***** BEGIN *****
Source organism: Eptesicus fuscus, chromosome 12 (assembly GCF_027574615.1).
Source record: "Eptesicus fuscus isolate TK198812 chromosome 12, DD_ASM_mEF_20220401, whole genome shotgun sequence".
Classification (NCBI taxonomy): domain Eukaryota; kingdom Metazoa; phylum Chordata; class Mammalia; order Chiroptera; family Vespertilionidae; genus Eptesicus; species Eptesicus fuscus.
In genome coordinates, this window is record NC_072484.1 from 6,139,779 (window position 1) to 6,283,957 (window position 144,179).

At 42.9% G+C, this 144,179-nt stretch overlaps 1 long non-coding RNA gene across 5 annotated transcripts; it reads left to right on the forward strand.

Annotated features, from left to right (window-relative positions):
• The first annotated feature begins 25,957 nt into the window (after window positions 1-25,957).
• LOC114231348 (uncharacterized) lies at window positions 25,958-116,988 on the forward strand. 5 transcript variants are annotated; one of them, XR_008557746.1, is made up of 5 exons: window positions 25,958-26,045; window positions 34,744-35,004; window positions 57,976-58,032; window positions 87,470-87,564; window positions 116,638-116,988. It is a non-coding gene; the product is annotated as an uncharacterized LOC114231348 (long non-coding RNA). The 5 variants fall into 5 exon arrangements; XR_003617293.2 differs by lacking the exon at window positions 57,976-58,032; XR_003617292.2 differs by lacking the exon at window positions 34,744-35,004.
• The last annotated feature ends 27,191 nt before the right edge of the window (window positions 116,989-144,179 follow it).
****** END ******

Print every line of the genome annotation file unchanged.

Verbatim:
Source organism: Eptesicus fuscus, chromosome 12 (assembly GCF_027574615.1).
Source record: "Eptesicus fuscus isolate TK198812 chromosome 12, DD_ASM_mEF_20220401, whole genome shotgun sequence".
Classification (NCBI taxonomy): domain Eukaryota; kingdom Metazoa; phylum Chordata; class Mammalia; order Chiroptera; family Vespertilionidae; genus Eptesicus; species Eptesicus fuscus.
In genome coordinates, this window is record NC_072484.1 from 6,139,779 (window position 1) to 6,283,957 (window position 144,179).

At 42.9% G+C, this 144,179-nt stretch overlaps 1 long non-coding RNA gene across 5 annotated transcripts; it reads left to right on the forward strand.

Annotated features, from left to right (window-relative positions):
• The first annotated feature begins 25,957 nt into the window (after window positions 1-25,957).
• LOC114231348 (uncharacterized) lies at window positions 25,958-116,988 on the forward strand. 5 transcript variants are annotated; one of them, XR_008557746.1, is made up of 5 exons: window positions 25,958-26,045; window positions 34,744-35,004; window positions 57,976-58,032; window positions 87,470-87,564; window positions 116,638-116,988. It is a non-coding gene; the product is annotated as an uncharacterized LOC114231348 (long non-coding RNA). The 5 variants fall into 5 exon arrangements; XR_003617293.2 differs by lacking the exon at window positions 57,976-58,032; XR_003617292.2 differs by lacking the exon at window positions 34,744-35,004.
• The last annotated feature ends 27,191 nt before the right edge of the window (window positions 116,989-144,179 follow it).